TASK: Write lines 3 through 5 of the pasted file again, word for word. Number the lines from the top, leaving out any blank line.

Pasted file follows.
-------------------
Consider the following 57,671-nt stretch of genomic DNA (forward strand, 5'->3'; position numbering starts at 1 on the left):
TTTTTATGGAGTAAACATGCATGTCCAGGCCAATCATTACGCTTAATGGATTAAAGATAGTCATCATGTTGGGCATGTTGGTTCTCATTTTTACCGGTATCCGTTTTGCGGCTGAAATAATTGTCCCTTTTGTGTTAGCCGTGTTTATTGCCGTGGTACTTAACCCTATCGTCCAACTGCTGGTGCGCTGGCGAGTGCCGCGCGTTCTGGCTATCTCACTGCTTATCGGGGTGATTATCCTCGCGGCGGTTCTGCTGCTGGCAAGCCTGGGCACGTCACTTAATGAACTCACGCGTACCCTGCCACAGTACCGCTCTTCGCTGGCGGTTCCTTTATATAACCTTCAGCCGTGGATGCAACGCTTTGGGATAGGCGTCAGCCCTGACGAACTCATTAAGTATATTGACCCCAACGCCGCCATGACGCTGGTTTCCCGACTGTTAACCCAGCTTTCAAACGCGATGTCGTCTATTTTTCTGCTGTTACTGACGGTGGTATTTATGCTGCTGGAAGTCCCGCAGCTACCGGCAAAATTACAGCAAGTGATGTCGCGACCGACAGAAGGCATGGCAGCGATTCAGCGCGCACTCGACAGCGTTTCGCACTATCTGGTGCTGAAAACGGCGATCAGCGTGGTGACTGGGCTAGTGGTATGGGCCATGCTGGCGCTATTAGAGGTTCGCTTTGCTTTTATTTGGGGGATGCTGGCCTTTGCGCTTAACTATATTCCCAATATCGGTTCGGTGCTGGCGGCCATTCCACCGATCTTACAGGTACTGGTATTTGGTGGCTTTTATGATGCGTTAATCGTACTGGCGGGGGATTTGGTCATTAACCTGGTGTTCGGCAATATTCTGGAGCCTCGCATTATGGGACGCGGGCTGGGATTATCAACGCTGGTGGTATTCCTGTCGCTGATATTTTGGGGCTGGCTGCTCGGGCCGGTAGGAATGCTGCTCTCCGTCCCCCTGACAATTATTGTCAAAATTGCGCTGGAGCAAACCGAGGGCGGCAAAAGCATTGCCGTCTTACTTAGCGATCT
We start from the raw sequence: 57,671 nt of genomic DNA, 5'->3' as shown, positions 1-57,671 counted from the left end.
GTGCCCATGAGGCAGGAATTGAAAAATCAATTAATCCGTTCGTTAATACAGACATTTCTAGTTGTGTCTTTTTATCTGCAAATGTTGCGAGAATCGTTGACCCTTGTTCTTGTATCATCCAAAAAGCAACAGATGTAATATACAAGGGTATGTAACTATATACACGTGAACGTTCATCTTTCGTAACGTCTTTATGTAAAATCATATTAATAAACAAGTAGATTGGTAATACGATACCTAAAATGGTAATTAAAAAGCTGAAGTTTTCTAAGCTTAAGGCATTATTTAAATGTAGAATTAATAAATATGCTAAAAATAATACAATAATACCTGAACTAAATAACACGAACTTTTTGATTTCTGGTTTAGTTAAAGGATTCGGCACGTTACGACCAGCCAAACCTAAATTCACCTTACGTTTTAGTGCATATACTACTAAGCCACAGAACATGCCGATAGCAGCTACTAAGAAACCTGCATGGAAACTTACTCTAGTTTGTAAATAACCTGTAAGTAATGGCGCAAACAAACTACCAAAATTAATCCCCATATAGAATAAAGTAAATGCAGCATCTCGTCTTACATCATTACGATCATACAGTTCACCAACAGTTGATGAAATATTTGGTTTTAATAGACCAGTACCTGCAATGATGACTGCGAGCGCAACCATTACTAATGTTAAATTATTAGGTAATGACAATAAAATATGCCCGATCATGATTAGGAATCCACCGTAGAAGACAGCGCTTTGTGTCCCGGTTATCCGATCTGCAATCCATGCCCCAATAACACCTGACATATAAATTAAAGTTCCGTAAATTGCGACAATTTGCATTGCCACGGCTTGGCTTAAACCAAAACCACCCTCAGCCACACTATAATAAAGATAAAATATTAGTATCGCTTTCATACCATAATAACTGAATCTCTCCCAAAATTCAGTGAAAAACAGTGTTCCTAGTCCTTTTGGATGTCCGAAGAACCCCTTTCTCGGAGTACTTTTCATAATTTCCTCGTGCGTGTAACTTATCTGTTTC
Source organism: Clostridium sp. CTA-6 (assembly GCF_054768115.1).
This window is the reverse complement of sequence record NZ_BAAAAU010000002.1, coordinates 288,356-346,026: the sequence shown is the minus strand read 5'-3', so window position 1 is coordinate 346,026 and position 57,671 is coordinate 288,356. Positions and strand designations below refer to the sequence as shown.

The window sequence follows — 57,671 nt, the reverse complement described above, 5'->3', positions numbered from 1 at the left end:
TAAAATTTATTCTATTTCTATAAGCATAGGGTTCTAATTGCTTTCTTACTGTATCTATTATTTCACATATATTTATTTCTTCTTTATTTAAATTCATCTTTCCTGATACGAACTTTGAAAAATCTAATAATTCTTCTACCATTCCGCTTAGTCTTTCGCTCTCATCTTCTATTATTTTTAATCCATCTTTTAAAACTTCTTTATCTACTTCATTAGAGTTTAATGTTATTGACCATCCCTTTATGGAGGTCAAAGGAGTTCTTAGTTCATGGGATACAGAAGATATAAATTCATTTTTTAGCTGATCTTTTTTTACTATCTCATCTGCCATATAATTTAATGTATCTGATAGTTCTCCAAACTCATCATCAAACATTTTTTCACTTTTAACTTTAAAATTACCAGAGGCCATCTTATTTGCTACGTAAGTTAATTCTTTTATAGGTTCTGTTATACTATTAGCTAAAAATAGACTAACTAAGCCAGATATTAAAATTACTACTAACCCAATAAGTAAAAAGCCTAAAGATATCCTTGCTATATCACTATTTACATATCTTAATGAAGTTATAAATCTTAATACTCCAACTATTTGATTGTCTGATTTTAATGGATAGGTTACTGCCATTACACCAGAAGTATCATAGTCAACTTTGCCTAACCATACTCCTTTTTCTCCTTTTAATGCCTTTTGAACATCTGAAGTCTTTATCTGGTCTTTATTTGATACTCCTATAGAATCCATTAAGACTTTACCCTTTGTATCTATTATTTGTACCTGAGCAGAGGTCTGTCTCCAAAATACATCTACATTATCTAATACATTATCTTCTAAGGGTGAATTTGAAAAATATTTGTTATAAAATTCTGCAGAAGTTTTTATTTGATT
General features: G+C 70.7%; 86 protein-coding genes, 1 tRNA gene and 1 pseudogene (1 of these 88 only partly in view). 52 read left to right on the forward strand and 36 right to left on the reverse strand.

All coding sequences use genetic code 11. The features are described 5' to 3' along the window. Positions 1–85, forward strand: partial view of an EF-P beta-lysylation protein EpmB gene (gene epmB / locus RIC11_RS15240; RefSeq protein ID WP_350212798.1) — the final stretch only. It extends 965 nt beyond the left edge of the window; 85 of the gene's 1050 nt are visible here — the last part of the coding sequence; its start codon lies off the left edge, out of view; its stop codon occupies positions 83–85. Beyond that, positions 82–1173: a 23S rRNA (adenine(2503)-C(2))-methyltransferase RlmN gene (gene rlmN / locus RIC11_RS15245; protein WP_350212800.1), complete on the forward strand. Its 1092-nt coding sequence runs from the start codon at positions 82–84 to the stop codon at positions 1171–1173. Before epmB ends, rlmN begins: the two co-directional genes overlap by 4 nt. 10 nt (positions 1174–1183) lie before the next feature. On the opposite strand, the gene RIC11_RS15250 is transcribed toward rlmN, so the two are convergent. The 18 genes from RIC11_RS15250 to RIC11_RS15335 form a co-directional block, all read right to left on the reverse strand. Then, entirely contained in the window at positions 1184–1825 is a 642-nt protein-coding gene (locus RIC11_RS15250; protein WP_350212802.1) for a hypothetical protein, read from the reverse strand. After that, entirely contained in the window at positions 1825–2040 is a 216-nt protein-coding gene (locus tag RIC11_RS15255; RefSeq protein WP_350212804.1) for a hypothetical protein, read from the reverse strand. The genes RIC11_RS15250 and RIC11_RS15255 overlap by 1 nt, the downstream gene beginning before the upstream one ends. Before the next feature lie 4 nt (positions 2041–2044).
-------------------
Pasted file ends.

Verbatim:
We start from the raw sequence: 57,671 nt of genomic DNA, 5'->3' as shown, positions 1-57,671 counted from the left end.
GTGCCCATGAGGCAGGAATTGAAAAATCAATTAATCCGTTCGTTAATACAGACATTTCTAGTTGTGTCTTTTTATCTGCAAATGTTGCGAGAATCGTTGACCCTTGTTCTTGTATCATCCAAAAAGCAACAGATGTAATATACAAGGGTATGTAACTATATACACGTGAACGTTCATCTTTCGTAACGTCTTTATGTAAAATCATATTAATAAACAAGTAGATTGGTAATACGATACCTAAAATGGTAATTAAAAAGCTGAAGTTTTCTAAGCTTAAGGCATTATTTAAATGTAGAATTAATAAATATGCTAAAAATAATACAATAATACCTGAACTAAATAACACGAACTTTTTGATTTCTGGTTTAGTTAAAGGATTCGGCACGTTACGACCAGCCAAACCTAAATTCACCTTACGTTTTAGTGCATATACTACTAAGCCACAGAACATGCCGATAGCAGCTACTAAGAAACCTGCATGGAAACTTACTCTAGTTTGTAAATAACCTGTAAGTAATGGCGCAAACAAACTACCAAAATTAATCCCCATATAGAATAAAGTAAATGCAGCATCTCGTCTTACATCATTACGATCATACAGTTCACCAACAGTTGATGAAATATTTGGTTTTAATAGACCAGTACCTGCAATGATGACTGCGAGCGCAACCATTACTAATGTTAAATTATTAGGTAATGACAATAAAATATGCCCGATCATGATTAGGAATCCACCGTAGAAGACAGCGCTTTGTGTCCCGGTTATCCGATCTGCAATCCATGCCCCAATAACACCTGACATATAAATTAAAGTTCCGTAAATTGCGACAATTTGCATTGCCACGGCTTGGCTTAAACCAAAACCACCCTCAGCCACACTATAATAAAGATAAAATATTAGTATCGCTTTCATACCATAATAACTGAATCTCTCCCAAAATTCAGTGAAAAACAGTGTTCCTAGTCCTTTTGGATGTCCGAAGAACCCCTTTCTCGGAGTACTTTTCATAATTTCCTCGTGCGTGTAACTTATCTGTTTC
Source organism: Clostridium sp. CTA-6 (assembly GCF_054768115.1).